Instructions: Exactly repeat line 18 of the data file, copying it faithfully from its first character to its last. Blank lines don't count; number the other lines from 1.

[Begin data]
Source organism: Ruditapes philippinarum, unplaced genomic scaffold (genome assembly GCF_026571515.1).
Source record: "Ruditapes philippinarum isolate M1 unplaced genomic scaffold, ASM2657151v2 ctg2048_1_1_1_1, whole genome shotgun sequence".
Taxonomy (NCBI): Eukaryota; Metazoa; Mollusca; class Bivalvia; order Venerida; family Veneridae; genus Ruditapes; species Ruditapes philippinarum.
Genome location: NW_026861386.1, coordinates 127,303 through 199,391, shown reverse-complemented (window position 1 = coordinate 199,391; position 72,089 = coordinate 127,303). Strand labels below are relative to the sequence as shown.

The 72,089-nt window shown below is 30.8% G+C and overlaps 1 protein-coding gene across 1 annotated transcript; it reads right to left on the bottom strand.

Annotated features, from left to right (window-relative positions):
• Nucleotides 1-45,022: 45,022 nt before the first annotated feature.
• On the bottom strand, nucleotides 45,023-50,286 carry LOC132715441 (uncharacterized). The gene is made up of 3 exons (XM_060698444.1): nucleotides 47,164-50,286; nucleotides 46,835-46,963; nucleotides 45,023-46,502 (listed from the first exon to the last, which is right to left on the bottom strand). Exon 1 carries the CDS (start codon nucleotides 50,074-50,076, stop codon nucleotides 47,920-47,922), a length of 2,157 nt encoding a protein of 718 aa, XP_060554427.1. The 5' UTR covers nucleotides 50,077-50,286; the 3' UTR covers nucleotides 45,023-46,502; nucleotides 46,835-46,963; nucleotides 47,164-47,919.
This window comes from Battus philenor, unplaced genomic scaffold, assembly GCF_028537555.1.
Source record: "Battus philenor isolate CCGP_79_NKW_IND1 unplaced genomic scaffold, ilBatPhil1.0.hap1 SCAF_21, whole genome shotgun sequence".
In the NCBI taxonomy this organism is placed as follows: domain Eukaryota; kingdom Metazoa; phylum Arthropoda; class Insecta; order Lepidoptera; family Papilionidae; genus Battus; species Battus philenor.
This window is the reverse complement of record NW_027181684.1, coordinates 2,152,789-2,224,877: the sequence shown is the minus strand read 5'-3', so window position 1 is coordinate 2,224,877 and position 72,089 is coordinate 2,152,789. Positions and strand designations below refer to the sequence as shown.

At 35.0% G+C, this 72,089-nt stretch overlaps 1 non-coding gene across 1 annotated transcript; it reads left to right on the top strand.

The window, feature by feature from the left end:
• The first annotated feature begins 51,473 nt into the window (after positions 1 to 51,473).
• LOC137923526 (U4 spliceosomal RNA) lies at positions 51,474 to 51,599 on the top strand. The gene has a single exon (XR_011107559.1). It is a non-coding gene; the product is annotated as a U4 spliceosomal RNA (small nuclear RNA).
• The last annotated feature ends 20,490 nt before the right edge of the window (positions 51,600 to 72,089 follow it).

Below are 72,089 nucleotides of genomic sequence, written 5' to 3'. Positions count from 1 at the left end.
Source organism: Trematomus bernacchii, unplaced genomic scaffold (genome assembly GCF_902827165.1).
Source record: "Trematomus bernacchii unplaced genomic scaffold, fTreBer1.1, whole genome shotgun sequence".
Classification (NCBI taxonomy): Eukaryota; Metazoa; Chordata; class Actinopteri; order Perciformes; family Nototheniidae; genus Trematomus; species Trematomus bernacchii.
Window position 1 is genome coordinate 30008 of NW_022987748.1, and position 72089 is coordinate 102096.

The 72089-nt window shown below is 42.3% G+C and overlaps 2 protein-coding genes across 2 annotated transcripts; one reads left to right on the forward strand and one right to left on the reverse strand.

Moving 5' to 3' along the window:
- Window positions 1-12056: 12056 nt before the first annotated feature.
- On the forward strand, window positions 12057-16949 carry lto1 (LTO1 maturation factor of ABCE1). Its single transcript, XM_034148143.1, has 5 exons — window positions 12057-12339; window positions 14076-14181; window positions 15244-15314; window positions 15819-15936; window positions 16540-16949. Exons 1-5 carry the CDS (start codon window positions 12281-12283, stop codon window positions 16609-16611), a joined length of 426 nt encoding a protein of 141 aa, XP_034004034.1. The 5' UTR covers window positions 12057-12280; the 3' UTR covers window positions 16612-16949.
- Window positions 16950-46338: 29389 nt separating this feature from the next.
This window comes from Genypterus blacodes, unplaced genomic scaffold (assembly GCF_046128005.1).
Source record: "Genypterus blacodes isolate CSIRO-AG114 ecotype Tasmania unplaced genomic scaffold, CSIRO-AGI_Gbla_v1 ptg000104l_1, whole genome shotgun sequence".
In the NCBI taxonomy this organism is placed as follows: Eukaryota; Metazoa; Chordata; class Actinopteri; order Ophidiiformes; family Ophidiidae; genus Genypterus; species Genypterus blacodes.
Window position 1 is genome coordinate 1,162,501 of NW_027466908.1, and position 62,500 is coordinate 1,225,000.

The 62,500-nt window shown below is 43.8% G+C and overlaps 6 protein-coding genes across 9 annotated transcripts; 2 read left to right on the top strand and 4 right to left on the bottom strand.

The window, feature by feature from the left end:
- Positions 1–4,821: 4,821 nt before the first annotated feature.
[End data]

Below are 72,089 nucleotides of genomic sequence, written 5' to 3'. Positions count from 1 at the left end.